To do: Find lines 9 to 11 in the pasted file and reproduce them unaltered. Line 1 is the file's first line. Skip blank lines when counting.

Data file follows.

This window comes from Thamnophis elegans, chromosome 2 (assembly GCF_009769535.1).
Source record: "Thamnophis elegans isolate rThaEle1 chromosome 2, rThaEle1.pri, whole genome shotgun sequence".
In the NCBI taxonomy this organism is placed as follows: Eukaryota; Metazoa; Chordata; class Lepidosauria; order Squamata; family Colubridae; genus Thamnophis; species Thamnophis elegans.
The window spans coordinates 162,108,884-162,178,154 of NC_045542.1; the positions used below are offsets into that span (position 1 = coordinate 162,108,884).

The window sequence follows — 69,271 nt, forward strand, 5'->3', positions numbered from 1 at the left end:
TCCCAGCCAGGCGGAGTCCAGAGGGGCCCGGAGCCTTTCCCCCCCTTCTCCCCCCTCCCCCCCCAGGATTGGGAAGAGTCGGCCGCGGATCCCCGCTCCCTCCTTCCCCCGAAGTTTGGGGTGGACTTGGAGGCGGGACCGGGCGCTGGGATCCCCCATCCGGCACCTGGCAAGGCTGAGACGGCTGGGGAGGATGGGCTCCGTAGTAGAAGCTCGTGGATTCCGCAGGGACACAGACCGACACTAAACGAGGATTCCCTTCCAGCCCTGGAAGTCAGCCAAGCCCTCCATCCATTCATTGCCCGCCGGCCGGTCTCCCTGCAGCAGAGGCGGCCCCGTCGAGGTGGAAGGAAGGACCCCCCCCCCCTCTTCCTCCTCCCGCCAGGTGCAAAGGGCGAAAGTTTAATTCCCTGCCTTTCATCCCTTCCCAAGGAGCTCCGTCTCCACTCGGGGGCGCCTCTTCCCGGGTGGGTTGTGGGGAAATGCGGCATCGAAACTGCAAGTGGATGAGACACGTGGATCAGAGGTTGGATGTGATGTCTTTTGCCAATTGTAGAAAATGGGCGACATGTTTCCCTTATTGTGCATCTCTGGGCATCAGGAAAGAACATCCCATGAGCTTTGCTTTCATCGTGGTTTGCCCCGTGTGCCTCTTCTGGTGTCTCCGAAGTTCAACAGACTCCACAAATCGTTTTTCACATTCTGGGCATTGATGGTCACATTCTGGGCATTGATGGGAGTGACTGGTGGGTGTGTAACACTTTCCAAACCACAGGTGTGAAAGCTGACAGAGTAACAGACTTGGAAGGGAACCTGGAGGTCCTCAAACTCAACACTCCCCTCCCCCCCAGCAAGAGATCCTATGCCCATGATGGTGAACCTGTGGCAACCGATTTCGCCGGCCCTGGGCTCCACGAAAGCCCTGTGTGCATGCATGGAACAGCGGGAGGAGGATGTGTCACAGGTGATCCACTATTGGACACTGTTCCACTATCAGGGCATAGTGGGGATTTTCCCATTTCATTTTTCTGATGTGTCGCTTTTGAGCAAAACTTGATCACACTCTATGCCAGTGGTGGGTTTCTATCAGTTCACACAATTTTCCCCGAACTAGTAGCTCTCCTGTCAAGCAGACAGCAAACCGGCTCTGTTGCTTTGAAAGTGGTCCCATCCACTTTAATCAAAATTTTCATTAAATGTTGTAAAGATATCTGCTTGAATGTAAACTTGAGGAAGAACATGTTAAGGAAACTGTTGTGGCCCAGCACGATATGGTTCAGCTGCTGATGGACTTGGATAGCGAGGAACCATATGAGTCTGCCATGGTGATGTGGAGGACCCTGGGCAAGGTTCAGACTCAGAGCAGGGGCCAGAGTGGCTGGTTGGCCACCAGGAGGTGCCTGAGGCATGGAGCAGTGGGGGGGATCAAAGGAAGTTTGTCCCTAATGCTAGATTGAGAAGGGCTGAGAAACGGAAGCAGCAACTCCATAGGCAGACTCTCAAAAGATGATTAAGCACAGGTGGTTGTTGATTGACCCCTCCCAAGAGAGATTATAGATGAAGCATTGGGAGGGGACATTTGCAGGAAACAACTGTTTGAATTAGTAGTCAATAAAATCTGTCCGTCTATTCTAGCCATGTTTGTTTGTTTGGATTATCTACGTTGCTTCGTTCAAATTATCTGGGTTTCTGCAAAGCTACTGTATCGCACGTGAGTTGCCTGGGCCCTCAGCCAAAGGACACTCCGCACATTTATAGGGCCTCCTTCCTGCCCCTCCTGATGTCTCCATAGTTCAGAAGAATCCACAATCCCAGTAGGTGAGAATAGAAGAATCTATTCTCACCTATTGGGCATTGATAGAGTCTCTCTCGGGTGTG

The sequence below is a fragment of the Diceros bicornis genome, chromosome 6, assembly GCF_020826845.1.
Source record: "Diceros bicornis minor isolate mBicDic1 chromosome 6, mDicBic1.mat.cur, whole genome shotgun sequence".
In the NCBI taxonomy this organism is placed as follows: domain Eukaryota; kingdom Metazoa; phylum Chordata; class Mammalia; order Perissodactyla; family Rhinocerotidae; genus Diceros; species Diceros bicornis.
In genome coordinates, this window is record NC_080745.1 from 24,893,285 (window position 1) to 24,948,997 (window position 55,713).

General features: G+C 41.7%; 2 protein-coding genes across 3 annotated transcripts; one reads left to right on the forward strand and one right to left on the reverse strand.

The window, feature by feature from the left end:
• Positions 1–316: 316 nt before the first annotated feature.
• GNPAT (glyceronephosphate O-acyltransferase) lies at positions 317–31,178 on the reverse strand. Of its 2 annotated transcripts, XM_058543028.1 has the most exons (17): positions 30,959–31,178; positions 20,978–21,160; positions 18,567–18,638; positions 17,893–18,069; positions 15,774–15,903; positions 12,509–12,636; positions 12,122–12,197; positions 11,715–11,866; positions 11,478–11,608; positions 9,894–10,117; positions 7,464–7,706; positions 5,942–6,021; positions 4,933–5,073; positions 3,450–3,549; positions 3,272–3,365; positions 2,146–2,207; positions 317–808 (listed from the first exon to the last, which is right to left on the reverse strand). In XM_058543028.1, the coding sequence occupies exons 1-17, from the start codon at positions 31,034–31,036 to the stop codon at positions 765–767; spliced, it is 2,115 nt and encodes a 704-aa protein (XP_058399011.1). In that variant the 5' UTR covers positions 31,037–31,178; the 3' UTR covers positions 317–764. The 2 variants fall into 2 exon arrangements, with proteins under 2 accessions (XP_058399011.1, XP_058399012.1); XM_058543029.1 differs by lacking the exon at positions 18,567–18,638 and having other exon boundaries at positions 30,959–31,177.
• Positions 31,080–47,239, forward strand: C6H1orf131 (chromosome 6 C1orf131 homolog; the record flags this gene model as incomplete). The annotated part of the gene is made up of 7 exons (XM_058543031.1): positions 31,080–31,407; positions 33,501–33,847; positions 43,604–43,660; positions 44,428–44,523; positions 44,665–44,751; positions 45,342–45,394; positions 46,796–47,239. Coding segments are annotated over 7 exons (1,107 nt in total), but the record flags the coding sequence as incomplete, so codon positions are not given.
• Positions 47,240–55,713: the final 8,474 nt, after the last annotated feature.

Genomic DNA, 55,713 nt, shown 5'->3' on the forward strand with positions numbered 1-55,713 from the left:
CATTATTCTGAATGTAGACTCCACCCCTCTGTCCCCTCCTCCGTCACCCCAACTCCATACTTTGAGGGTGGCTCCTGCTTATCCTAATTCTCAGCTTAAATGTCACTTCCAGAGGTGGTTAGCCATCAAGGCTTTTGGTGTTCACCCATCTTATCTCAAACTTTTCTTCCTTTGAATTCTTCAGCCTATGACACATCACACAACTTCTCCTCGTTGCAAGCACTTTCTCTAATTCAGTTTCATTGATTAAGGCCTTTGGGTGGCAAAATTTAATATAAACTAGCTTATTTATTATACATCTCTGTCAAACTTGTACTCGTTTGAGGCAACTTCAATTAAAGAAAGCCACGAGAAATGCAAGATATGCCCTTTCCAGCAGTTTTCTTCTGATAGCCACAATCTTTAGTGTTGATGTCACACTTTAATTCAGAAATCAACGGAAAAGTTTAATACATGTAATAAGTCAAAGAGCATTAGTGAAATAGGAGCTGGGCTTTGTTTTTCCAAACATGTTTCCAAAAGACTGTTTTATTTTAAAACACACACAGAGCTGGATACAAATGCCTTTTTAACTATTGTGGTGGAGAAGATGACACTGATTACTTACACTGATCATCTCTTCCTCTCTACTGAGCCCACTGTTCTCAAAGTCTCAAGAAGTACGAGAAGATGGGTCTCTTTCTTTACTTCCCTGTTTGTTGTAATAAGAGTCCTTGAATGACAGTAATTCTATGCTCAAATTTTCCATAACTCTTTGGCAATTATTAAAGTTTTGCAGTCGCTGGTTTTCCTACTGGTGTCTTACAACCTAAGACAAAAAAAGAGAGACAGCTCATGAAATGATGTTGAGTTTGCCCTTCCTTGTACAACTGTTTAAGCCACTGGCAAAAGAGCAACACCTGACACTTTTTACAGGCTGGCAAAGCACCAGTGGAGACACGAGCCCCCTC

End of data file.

In the NCBI taxonomy this organism is placed as follows: domain Eukaryota; kingdom Metazoa; phylum Chordata; class Mammalia; order Perissodactyla; family Rhinocerotidae; genus Diceros; species Diceros bicornis.
In genome coordinates, this window is record NC_080745.1 from 24,893,285 (window position 1) to 24,948,997 (window position 55,713).

General features: G+C 41.7%; 2 protein-coding genes across 3 annotated transcripts; one reads left to right on the forward strand and one right to left on the reverse strand.